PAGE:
Sunday, 2 October 2011

Intermediate Game Tutorial #3 - A Tile Based Map Editor

Intermediate Tutorials
Intermediate Game Tutorial #3 - A Tile Based Map Editor
The Map Editor
 Introduction

In this tutorial we will create a basic map editor
Compile and run tutorial13. The program will read the map data file and display the map on the screen. Use the arrow keys (not the ones on the numeric pad) to scroll the map around. Moving the mouse cursor will move the tile block around. Clicking the left mouse button or pressing space will place a tile at the current mouse position. Clicking the right mouse button will blank the tile at the current map position. Pressing the comma or minus key (not the one on the numeric pad) will select the previous map tile. Pressing the period or plus key (not the one on the numeric pad) will select the next map tile. Pressing S will save the map data and pressing L will load the map data.

 An indepth look

We have increased the maximum number of tiles to 400 x 300 and also updated the Map structure:
typedef struct Map
{
    char *filename;
    int startX, startY;
    int maxX, maxY;
    int tile[MAX_MAP_Y][MAX_MAP_X];
    SDL_Surface *background;
} Map;
The filename variable simply stores the path to the map data so that we can load and save it. The background variable is the background image. Currently this is hardcoded but later tutorials will see the filename stored as part of the map data. We also create a structure to handle the tile cursor as follows:
typedef struct Cursor
{
    int x, y, tileID;
} Cursor;
The x and y variables are screen coordinates and the tileID is the current ID of the selected tile. We also have a message structure
typedef struct Message
{
    char text[MAX_MESSAGE_LENGTH];
    int counter;
} Message;
This structure is used to display messages on the screen. The message will be displayed on the screen as long as the counter is greater than 0. The map loading code in map.c has changed to allow dynamic setting of the maximum horizontal and vertical scrolling:
void loadMap(char *name)
{
    int x, y;
    FILE *fp;

    fp = fopen(name, "rb");

    /* If we can't open the map then exit */

    if (fp == NULL)
    {
        printf("Failed to open map %s\n", name);

        exit(1);
    }

    /* Read the data from the file into the map */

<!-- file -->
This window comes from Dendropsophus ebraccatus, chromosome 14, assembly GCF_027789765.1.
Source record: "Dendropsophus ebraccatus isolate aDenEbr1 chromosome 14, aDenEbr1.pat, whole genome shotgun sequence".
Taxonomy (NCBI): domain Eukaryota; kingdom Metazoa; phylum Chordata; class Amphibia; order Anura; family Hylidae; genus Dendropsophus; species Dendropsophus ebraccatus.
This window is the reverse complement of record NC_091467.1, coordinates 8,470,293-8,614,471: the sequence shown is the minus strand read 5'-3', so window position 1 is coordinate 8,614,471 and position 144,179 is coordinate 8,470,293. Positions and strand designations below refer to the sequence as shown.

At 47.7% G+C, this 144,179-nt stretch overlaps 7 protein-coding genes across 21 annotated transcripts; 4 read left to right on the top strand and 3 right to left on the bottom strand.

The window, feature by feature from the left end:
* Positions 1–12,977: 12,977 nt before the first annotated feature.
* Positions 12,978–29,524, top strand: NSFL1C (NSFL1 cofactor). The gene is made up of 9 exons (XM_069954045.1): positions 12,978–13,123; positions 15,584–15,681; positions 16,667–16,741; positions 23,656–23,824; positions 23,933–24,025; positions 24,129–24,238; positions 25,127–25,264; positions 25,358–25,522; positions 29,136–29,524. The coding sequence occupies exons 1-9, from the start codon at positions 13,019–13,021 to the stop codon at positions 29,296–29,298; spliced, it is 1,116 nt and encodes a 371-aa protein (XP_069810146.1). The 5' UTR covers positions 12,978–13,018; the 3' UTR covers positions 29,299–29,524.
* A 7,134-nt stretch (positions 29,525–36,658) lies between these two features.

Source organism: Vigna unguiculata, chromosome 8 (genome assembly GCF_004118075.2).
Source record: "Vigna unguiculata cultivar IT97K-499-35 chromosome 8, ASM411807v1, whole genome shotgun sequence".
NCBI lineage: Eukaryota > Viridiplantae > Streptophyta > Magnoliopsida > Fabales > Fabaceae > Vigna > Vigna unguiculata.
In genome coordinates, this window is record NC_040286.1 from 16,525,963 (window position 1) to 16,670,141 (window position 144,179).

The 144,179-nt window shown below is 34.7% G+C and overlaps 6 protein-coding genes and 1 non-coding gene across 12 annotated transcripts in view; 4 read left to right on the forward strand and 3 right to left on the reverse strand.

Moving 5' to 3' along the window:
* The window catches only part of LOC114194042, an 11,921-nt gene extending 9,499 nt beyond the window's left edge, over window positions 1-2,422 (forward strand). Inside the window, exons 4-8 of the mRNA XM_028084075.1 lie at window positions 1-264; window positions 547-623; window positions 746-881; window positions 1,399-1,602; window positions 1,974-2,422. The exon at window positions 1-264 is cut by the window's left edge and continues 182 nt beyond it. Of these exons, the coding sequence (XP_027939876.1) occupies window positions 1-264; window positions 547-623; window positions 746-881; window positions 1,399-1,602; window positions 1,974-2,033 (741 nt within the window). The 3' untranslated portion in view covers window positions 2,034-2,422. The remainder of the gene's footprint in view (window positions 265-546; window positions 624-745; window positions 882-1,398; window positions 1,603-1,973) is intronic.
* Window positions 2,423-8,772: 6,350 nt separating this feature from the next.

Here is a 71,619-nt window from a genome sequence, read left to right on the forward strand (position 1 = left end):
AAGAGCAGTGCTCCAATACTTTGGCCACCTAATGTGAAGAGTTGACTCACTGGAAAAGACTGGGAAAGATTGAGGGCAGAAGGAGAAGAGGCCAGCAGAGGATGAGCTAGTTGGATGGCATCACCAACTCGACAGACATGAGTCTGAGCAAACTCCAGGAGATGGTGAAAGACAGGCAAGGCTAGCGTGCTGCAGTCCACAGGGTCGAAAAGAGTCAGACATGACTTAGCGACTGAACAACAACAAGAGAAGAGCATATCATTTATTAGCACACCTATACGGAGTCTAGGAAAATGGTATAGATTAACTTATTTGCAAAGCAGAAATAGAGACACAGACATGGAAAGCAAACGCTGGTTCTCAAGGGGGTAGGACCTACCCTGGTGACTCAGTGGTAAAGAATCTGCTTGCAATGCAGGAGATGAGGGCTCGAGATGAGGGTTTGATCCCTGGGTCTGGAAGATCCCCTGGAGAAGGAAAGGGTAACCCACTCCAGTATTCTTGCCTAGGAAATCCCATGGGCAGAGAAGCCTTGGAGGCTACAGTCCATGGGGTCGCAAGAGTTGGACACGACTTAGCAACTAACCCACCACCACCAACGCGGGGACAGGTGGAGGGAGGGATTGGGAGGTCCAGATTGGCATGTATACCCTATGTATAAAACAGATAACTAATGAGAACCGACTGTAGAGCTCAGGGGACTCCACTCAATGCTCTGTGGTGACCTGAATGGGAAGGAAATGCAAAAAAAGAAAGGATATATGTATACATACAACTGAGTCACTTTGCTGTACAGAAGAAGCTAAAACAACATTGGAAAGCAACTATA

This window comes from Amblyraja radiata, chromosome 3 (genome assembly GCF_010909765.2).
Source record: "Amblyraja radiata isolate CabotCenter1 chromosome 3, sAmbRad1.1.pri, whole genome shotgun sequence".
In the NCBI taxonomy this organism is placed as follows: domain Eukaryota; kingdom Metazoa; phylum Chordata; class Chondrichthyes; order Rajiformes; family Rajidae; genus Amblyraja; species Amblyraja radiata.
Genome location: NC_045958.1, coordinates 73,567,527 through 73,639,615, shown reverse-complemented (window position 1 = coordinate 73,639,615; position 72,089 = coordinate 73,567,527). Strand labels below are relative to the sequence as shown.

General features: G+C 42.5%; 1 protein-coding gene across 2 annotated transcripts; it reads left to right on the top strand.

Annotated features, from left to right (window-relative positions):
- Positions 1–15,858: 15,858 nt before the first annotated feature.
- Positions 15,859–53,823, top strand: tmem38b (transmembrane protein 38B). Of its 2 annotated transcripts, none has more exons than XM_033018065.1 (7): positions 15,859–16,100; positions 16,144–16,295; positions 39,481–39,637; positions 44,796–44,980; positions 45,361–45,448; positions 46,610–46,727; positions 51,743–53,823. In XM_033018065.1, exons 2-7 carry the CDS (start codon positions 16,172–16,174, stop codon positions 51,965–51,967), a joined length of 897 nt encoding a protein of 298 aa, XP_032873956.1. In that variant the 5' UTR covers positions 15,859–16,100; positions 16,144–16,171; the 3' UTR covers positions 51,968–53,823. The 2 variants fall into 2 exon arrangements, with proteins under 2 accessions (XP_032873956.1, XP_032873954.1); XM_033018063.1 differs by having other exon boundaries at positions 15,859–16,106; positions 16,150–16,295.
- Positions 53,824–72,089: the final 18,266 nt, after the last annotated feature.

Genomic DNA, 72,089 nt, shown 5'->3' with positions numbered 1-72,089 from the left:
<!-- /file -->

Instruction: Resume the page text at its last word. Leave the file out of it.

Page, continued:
map.maxX = map.maxY = 0;

    for (y=0;y<MAX_MAP_Y;y++)
    {
        for (x=0;x<MAX_MAP_X;x++)
        {
            fscanf(fp, "%d", &map.tile[y][x]);
            
            if (map.tile[y][x] != BLANK_TILE)
            {
                if (x > map.maxX)
                {
                    map.maxX = x;
                }
                
                if (y > map.maxY)
                {
                    map.maxY = y;
                }
            }
        }
    }
    
    map.maxX++;
    map.maxY++;
    
    /* Set the start coordinates */
    
    map.startX = map.startY = 0;
    
    /* Set the maximum scroll position of the map */
    
    map.maxX = MAX_MAP_X * TILE_SIZE;
    map.maxY = MAX_MAP_Y * TILE_SIZE;
    
    /* Set the filename */
    
    map.filename = name;

    /* Close the file afterwards */

    fclose(fp);
}
Before reading the map data, we set the maxX and maxY values to 0 and then, while reading the map data, we check if the current map value is not the blank tile. If this is true then we check if the current x value is greater than the current maxX value and if it is, then we set it to x. We apply the same logic to the maxY variable. Since this is a map editor however, limiting the scrolling to the bounds of the size of the map would not allow us to expand the map so, we set the size of the map to the maximum possible size. In the next tutorial we will not perform this step. Finally, we set the filename of the map. The save map code is similar in places:
void saveMap()
{
    int x, y;
    FILE *fp;

    fp = fopen(map.filename, "wb");

    /* If we can't open the map then exit */

    if (fp == NULL)
    {
        printf("Failed to open map %s\n", map.filename);

        exit(1);
    }

    /* Write the data from the file into the map */

    for (y=0;y<MAX_MAP_Y;y++)
    {
        for (x=0;x<MAX_MAP_X;x++)
        {
            fprintf(fp, "%d ", map.tile[y][x]);
        }
        
        fprintf(fp, "\n");
    }

    /* Close the file afterwards */

    fclose(fp);
}
First we open the file that the map was loaded from, then we loop through the map from processesing each row and column and writing each map value to the file. We also terminate each row with a carriage return which will improve readability if we need to open the map in a text editor. Also in this file is the loadMapTiles function:
void loadMapTiles()
{
    int i;
    char filename[40];
    FILE *fp;
    
    for (i=0;i<MAX_TILES;i++)
    {
        sprintf(filename, "gfx/map/%d.png", i);
        
        fp = fopen(filename, "rb");
        
        if (fp == NULL)
        {
            continue;
        }
        
        fclose(fp);
        
        mapImages[i] = loadImage(filename);
        
        if (mapImages[i] == NULL)
        {
            exit(1);
        }
    }
}
Since we have multiple map tiles now, the easiest way to load them all is to give each file an id number, starting with 0 for the blank tile and incrementing the number for each subsequent file. We check that the file exists for the id number we are trying to load and if it does then we load it. The freeMapTiles function is a standard loop that frees our images so we will skip over it. In input.c, we add the ability to read the mouse buttons as follows:
case SDL_MOUSEBUTTONDOWN:
    switch(event.button.button)
    {
        case SDL_BUTTON_LEFT:
            input.add = 1;
        break;
        
        case SDL_BUTTON_RIGHT:
            input.remove = 1;
        break;
        
        default:
        break;
    }
break;

case SDL_MOUSEBUTTONUP:
    switch(event.button.button)
    {
        case SDL_BUTTON_LEFT:
            input.add = 0;
        break;
        
        case SDL_BUTTON_RIGHT:
            input.remove = 0;